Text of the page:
Preadaptation of adult rats to hypoxia (10% O2 for 5 days) results in tolerance to oxygen-induced lung injury (> 95% O2 for 2 days). This study investigated whether hypoxia preadaptation maintained an endothelial cell metabolic function, angiotensin-converting enzyme (ACE) activity, despite exposure to hyperoxia. Lung ACE activity was measured as the capacity of isolated, ventilated, perfused lungs to hydrolyze an ACE substrate, benzoyl-phenylalanyl-alanyl-proline (BPAP), after in vivo hypoxia, hyperoxia, or sequential hypoxia-hyperoxia exposure. The results indicated that (1) hyperoxia decreases BPAP hydrolysis in isolated lungs, (2) hypoxia preadaptation does not affect BPAP hydrolysis [measured at ambient P(O2)], and (3) hypoxia preadaptation prevents hyperoxia-induced depression of lung ACE activity. These data imply that lung microvascular endothelial cells participate in the development of oxygen tolerance in this model.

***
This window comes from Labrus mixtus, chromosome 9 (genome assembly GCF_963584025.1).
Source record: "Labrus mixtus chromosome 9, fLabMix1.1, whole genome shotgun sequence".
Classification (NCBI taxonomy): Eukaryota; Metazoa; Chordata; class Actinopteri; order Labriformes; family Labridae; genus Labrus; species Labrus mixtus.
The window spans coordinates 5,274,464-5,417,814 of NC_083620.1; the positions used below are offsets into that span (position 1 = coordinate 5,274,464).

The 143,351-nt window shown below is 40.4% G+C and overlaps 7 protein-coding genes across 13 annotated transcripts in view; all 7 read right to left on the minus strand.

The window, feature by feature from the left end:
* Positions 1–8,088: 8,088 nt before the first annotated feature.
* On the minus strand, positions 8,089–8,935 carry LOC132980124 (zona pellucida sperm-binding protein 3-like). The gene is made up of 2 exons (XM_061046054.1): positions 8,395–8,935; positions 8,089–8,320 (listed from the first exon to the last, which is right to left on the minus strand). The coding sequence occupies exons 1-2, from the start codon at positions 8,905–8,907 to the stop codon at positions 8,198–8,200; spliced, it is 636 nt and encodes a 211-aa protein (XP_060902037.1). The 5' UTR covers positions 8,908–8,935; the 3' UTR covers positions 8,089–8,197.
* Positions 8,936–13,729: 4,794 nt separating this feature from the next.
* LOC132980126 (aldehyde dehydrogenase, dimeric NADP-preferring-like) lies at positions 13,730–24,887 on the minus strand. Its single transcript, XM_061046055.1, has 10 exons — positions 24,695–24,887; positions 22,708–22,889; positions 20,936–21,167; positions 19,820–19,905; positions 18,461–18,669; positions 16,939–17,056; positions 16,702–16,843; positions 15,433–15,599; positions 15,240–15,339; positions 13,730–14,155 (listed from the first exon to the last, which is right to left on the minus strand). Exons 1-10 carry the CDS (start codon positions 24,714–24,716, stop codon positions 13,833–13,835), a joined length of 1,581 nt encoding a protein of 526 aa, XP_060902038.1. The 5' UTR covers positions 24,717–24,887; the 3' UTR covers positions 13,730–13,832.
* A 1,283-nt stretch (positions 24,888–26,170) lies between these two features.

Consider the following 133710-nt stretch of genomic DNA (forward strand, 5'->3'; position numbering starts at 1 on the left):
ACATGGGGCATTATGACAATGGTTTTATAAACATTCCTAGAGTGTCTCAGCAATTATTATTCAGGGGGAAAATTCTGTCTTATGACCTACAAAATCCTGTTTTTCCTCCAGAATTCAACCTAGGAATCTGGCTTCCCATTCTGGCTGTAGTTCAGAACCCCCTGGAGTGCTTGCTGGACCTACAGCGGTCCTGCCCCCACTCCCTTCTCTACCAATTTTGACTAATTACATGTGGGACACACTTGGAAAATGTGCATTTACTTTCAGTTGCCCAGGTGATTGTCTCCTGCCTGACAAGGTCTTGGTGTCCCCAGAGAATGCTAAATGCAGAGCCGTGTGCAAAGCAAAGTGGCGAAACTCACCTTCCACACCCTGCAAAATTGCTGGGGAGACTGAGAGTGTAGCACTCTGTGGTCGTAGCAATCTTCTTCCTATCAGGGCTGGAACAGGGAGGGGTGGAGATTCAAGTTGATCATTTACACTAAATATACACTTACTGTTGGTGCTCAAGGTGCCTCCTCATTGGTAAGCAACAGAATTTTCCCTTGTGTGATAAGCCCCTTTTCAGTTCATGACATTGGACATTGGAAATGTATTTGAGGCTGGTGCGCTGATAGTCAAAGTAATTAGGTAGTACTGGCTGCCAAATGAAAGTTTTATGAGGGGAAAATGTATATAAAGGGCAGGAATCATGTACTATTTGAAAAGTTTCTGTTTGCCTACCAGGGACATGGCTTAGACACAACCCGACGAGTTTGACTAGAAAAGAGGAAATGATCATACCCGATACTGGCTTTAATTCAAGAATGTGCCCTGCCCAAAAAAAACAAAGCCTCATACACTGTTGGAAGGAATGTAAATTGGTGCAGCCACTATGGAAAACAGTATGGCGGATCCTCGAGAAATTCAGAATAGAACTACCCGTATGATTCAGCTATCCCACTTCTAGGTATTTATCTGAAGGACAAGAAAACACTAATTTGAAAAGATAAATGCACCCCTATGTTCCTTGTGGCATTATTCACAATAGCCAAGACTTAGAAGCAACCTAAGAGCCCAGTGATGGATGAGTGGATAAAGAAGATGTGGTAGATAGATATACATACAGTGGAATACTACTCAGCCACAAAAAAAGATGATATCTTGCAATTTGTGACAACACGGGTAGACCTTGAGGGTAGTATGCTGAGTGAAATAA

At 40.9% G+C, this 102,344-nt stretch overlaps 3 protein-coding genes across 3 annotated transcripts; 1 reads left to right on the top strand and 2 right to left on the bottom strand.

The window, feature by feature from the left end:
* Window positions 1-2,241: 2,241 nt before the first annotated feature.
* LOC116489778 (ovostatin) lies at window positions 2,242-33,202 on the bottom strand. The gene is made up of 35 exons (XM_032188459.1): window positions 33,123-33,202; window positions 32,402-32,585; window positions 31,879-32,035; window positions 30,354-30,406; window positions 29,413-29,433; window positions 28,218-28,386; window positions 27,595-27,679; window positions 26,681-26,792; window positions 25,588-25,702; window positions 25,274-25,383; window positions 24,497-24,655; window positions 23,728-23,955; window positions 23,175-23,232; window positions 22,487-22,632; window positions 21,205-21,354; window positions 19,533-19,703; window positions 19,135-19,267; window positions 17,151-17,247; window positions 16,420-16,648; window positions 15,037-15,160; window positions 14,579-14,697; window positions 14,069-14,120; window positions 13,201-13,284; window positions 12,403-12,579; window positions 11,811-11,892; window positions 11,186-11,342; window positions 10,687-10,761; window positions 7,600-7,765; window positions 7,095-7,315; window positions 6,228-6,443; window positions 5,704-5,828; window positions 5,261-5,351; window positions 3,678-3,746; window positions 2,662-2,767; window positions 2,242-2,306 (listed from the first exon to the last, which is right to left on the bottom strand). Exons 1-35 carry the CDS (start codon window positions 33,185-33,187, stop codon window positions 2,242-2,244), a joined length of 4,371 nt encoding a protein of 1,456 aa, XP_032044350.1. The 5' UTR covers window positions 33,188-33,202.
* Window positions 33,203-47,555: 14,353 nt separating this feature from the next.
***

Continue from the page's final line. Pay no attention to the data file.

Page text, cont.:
|Original language||English (US)|
|Number of pages||5|
|Journal||American Review of Respiratory Disease|
|State||Published - Jan 1 1984|
ASJC Scopus subject areas
- Pulmonary and Respiratory Medicine